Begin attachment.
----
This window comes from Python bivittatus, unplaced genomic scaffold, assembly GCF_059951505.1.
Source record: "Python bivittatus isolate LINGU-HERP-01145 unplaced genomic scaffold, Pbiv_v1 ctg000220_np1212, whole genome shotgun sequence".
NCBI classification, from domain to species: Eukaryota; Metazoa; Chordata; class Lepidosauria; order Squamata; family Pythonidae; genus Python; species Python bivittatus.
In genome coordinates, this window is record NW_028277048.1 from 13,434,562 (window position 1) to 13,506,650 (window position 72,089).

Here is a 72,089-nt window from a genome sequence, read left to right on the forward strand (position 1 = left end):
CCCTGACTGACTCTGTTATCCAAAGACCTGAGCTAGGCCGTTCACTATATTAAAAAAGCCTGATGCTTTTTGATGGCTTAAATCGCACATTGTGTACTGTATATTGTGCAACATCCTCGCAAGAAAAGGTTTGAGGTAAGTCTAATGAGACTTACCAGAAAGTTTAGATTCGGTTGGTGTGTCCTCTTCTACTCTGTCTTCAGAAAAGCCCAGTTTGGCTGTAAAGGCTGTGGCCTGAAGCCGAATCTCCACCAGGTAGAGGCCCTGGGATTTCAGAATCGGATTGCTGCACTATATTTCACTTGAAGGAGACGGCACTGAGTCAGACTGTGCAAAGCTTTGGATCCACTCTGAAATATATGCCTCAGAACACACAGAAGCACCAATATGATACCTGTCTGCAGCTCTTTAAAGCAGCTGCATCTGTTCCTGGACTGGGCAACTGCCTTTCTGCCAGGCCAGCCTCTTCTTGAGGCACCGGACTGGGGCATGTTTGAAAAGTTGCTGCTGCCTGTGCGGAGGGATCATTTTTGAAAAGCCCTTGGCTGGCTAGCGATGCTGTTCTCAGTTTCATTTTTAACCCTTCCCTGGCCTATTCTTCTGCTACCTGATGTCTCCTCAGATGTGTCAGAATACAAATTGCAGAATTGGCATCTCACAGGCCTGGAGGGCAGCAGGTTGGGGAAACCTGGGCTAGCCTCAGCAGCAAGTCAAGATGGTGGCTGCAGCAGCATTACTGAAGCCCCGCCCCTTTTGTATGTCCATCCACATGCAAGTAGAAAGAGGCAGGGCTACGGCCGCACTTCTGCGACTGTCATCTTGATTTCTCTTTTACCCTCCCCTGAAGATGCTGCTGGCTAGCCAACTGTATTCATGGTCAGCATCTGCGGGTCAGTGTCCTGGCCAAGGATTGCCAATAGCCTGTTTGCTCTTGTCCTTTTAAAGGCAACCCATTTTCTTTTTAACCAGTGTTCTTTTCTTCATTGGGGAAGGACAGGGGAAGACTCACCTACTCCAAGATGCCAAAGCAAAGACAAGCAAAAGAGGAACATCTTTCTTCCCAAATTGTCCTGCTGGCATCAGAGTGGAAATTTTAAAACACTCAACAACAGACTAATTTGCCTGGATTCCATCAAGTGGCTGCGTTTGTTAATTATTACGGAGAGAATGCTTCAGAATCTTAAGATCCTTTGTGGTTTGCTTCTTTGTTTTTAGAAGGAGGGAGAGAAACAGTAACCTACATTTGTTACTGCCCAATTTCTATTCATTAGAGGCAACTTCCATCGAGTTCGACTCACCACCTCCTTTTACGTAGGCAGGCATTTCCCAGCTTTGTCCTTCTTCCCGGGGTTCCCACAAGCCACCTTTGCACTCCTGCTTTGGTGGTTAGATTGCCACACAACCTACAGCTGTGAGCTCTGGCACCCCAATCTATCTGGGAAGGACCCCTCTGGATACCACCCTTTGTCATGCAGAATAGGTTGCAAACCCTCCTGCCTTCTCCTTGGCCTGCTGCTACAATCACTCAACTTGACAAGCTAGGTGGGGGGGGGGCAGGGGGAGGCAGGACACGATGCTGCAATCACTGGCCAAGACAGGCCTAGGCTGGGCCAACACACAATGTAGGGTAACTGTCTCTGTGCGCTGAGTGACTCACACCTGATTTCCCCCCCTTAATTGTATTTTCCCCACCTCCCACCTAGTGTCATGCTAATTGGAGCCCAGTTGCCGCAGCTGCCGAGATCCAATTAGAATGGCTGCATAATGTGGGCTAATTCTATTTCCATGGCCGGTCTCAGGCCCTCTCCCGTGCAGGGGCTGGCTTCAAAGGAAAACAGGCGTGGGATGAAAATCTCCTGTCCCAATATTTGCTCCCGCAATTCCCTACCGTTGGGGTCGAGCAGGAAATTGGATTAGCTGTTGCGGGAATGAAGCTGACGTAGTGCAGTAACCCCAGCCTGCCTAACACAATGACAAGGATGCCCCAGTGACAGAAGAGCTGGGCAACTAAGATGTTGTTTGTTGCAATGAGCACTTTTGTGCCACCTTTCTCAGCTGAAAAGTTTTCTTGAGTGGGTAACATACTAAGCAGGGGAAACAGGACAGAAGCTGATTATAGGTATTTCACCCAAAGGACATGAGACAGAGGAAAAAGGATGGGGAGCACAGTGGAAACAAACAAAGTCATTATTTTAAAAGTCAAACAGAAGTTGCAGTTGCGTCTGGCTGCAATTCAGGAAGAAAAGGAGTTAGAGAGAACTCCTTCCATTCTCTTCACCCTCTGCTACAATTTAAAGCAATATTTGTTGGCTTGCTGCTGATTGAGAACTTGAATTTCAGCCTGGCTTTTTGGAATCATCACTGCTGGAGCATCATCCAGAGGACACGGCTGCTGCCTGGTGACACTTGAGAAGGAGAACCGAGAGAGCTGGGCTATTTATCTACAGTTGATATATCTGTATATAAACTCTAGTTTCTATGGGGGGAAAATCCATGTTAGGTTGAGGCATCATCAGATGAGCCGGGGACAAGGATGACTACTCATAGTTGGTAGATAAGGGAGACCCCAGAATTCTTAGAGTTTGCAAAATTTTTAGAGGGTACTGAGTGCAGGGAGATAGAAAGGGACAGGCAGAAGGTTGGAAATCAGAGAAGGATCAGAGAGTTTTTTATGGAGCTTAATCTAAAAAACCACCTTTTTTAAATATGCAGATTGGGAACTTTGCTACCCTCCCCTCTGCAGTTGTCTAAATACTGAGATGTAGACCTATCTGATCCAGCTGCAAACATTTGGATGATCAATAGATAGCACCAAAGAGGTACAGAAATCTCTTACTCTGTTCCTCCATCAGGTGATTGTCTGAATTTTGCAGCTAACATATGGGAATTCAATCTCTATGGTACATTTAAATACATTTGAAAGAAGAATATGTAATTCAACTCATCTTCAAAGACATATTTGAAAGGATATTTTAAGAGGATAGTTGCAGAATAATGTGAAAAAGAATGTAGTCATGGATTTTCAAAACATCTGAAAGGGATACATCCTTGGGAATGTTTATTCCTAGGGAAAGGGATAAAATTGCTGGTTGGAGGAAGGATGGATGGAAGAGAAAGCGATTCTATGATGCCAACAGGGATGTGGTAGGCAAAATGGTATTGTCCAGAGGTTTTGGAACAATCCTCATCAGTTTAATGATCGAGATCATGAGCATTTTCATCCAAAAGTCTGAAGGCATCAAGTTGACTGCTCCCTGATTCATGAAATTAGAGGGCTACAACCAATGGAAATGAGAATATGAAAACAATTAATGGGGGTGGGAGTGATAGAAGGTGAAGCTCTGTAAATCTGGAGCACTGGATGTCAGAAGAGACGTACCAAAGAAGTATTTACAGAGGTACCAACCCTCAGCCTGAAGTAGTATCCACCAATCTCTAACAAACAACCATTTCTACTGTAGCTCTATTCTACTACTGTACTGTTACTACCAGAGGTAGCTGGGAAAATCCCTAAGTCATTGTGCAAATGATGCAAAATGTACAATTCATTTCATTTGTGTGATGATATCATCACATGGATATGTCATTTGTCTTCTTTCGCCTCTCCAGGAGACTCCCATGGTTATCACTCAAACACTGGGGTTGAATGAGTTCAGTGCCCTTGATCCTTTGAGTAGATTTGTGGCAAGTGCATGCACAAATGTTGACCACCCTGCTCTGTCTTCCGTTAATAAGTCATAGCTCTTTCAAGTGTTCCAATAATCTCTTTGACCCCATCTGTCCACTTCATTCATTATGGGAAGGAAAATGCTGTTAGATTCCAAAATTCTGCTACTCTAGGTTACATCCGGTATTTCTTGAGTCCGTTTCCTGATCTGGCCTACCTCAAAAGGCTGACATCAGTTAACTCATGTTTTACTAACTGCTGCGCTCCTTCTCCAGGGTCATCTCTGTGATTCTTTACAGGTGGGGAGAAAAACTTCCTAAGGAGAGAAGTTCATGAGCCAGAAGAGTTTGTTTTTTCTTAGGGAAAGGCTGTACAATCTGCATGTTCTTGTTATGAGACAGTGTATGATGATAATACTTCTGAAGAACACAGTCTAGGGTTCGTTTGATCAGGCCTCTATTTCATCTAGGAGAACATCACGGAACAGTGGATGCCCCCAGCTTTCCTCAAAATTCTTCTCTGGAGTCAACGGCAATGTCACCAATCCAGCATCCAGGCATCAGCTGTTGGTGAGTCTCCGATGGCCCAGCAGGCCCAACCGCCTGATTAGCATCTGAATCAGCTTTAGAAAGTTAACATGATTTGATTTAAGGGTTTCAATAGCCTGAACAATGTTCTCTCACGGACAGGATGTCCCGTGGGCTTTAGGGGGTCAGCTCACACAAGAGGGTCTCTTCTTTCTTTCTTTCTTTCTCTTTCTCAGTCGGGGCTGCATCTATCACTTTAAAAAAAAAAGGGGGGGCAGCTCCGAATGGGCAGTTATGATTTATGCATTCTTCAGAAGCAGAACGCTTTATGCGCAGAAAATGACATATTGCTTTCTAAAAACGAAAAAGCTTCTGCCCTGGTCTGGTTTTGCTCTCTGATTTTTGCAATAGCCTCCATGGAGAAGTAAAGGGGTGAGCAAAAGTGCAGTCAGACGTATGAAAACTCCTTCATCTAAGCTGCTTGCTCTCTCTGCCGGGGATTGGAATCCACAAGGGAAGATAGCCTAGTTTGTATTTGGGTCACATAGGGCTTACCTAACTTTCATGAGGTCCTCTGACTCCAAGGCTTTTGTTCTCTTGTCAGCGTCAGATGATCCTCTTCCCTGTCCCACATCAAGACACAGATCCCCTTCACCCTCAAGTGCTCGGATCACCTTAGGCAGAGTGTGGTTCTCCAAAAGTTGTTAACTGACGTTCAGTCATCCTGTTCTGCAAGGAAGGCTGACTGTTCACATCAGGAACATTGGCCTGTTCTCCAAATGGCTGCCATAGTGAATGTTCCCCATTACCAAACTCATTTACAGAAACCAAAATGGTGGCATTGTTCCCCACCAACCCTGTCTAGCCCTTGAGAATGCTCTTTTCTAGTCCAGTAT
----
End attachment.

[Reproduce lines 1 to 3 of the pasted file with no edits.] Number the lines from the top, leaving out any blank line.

This window comes from Python bivittatus, unplaced genomic scaffold, assembly GCF_059951505.1.
Source record: "Python bivittatus isolate LINGU-HERP-01145 unplaced genomic scaffold, Pbiv_v1 ctg000220_np1212, whole genome shotgun sequence".
NCBI classification, from domain to species: Eukaryota; Metazoa; Chordata; class Lepidosauria; order Squamata; family Pythonidae; genus Python; species Python bivittatus.